**Pierluigi Leone**
*Dipartimento di Energetica. Politecnico di Torino Corso Duca degli Abruzzi 24 Torino, Italy*

**Massimo Santarelli**
*Politecnico di Torino, Dipartimento di Energetica Corso Duca degli Abruzzi 24 Torino, Italy*

### Abstract

The aim of this work is the description of a computer
experimental session, made on a simulation model of a tubular
SOFC CHP plant, whose aim has been the analysis (through a
statistical methodology: 2^{K} factorial experiments) of the effect
of the main operation variables on the electric and thermal
power provided by the stack, and on a particular performance
parameter, the steam-to-carbon ratio (S/C). The computer
experimental analysis has the aim to supply information
preliminary to the correct design of the forthcoming real
experimental tests on the generator, in order to outline
particular point of interest and operation variables dependence.
To perform the computer experimental analysis, a mathematical
model has been developed that simulates a natural gas fuelled
SOFC CHP system that generates and supplies net AC power to
the external grid and recovers heat from the SOFC exhaust to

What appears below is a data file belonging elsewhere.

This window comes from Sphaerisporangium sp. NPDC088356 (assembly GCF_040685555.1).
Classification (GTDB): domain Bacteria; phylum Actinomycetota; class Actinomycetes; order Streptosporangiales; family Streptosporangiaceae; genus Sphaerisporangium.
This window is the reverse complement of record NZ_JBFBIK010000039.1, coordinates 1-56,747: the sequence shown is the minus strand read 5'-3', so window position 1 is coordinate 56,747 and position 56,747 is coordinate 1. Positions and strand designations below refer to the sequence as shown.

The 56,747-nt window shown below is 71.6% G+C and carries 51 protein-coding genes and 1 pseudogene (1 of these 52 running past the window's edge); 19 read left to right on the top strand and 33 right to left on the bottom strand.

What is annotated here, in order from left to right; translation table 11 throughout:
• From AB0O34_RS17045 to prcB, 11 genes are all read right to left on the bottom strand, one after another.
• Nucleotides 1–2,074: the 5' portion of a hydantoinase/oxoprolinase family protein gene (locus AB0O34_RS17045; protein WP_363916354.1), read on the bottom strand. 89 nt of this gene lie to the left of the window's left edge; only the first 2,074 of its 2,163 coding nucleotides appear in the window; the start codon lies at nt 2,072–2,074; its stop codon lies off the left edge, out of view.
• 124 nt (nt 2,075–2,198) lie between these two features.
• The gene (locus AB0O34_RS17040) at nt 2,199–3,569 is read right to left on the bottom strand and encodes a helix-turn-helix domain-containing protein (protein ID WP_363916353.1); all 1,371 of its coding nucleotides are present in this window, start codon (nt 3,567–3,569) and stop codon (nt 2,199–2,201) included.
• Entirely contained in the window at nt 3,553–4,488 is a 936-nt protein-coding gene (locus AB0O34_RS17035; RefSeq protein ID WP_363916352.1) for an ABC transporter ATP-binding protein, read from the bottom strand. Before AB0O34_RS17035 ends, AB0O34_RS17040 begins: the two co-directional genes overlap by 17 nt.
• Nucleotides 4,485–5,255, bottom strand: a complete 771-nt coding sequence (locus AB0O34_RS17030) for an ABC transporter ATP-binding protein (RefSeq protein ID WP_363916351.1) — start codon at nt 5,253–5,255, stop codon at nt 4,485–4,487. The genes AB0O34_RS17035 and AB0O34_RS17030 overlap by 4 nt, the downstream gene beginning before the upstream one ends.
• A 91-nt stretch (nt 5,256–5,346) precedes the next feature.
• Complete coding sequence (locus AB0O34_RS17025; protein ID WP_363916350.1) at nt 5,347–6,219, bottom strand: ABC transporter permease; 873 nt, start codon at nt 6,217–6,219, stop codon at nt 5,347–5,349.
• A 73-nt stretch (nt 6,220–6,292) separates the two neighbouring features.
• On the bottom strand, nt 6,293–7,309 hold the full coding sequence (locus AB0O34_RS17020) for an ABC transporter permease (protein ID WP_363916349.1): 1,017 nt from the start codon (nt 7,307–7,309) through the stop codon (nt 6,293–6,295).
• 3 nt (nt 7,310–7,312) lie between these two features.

provide hot water. The model has been calibrated for the CHP
100 kW_{e} Siemens tested for 20,400 hours in Holland by
EDB/ELSAM and in Germany by RWE. The statistical
methodology used for the computer experimental analysis is the
factorial design (Yates' Technique): using the *Anova* technique
the effects of the main independent variables (air utilisation
factor U_{ox}, fuel utilisation factor U_{F}, internal fuel and air
preheating and anodic recycling flow rate) have been
investigated in a rigorous manner. Each main and interaction
effect of the variables is analysed referring to the generated
electric power and the heat recovered, and subsequently
especially for the analysis of the steam-to-carbon ratio, whose values play a very important role on both performances and
degradation of a SOFC stack. The proposed methodology
seems to be powerful for system analysis; moreover, it allows the design of a set of experimental tests reducing the number of experiments and focusing the main expected results.